After that, we wandered through the Venetian, and I couldn't help but ogle and smile when we entered their replica of Venice. It kinda even felt like Venice (in a really perfected, dark, and air-conditioned kind of way). We wandered all the way up the strip to MGM Grand, and were amazed to see real live lions in an enclosure inside. It seemed a bit cruel to keep those wild animals in a "climate controlled", glass cage, INSIDE. They say the enclosure cost $9 million, but I find that hard to believe, it looked pretty cruddy.

By the time we had finished at MGM we were both knackered, and decided to get the bus back to our hotel. Right about then, a giant storm set in, and gargantuan drops of rain hammered the pavement and us. Everyone was ducking for cover, which I found almost unbelievable given the stifling heat. The rain drops were cool and fresh, and given that Vegas water tasted so bad I was tempted to open my mouth and have a drink. As the water steamed and fizzed on the hot road the smell was unmistakable, transporting me back to hot childhood summers when afternoon storms galloped in unexpectedly to relieve the heat. So, Luke and I stood and got wet, and it felt great.

For those that are unaware, Stratosphere has a giant tower as part of the complex. You can ride a lift 109 stories up and partake in amusement park rides that teeter over the edge of the structure for a mere $12 a piece. I can't think of a better way to spend $12 than to put my life at risk by dangling precariously over the side of a building 900 feet in the air. But, this time around, I gave it a miss. Instead, we watched the sun set over Vegas and the lights of the strip brighten the night sky, reflecting off the clouds, and illuminating the partygoers as if it were day.

The next day was spent in a far more leisurely fashion, relaxing by the pool and doing laundry. What more could you want from a trip to Vegas I ask you? We got suckered in to doing laundry because the machines were free. But, 5 hours, two attempts at washing my clothes, and three attempts at drying them later, I realised that the reason the machines were free was because they sucked. In the end I did come out with clean clothes, but also lost 5 hours of my day trying to complete the task.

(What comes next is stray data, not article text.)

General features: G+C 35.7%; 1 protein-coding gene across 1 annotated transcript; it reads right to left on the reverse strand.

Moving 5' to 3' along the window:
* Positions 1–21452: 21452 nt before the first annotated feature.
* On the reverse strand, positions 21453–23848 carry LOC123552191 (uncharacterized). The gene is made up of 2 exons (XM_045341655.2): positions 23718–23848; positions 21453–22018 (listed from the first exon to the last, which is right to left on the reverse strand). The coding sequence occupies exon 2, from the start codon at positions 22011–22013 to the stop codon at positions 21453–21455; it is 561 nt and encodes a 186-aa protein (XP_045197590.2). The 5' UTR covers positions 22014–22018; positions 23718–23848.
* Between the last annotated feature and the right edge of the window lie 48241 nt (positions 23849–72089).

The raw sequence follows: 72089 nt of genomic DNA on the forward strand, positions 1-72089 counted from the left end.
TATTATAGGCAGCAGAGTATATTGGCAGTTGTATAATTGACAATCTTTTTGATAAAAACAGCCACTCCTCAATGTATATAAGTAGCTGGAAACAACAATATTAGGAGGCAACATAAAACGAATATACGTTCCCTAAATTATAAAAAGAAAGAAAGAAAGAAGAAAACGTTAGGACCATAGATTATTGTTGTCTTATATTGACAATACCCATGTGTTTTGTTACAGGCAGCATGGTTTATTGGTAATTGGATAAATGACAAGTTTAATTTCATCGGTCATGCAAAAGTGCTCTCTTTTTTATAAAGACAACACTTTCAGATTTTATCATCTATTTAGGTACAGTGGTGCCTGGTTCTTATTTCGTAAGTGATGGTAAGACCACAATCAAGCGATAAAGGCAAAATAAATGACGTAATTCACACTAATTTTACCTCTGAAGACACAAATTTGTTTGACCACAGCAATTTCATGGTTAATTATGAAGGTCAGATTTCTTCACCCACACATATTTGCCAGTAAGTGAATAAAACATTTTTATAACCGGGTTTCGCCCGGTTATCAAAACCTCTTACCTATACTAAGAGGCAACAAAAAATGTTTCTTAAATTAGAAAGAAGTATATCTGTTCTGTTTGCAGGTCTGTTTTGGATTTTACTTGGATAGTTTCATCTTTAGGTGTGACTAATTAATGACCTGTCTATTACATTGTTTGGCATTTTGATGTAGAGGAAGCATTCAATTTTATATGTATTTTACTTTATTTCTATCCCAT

We also realised on our second day that the all-you-can-eat-all-day buffet isn't really all it's cracked up to be. After stuffing ourselves silly on the first day, in the excitement of unlimited, already-prepared food, the lustre had somewhat worn off. We began to realise after a while that everything on offer tasted a little the same. The fajitas resembled the pasta, which tasted a little like the roast beef, and somewhat akin to the fried chicken. By the time it came to heading down for dinner it was almost too much to bear. But, I stuffed in one more serving of the lasagne and made my peace with the chocolate brownies.

That night we ventured onto the strip to check out the real Las Vegas, when people come out to party and the scene truly comes to life. Our first stop was to watch the fountain show, giant spurts of wavering water lit up and set to music, in front of the Bellagio. This was one of those times when, even though I knew it was totally uncool, and even though I wanted so badly not to like it, I couldn't keep the cheesy grin off my face. And, given that they chose "Singing in the rain" - a musical classic - as the first song of the evening, I as well and truly sucked in.

Next on the agenda was stopping at one of the dodgy 'convenience'-type stores for a little drinky drink, just because we could. As it turns out, it's not as much fun as you would think being able to drink legally on the street, but we just had to give it a whirl.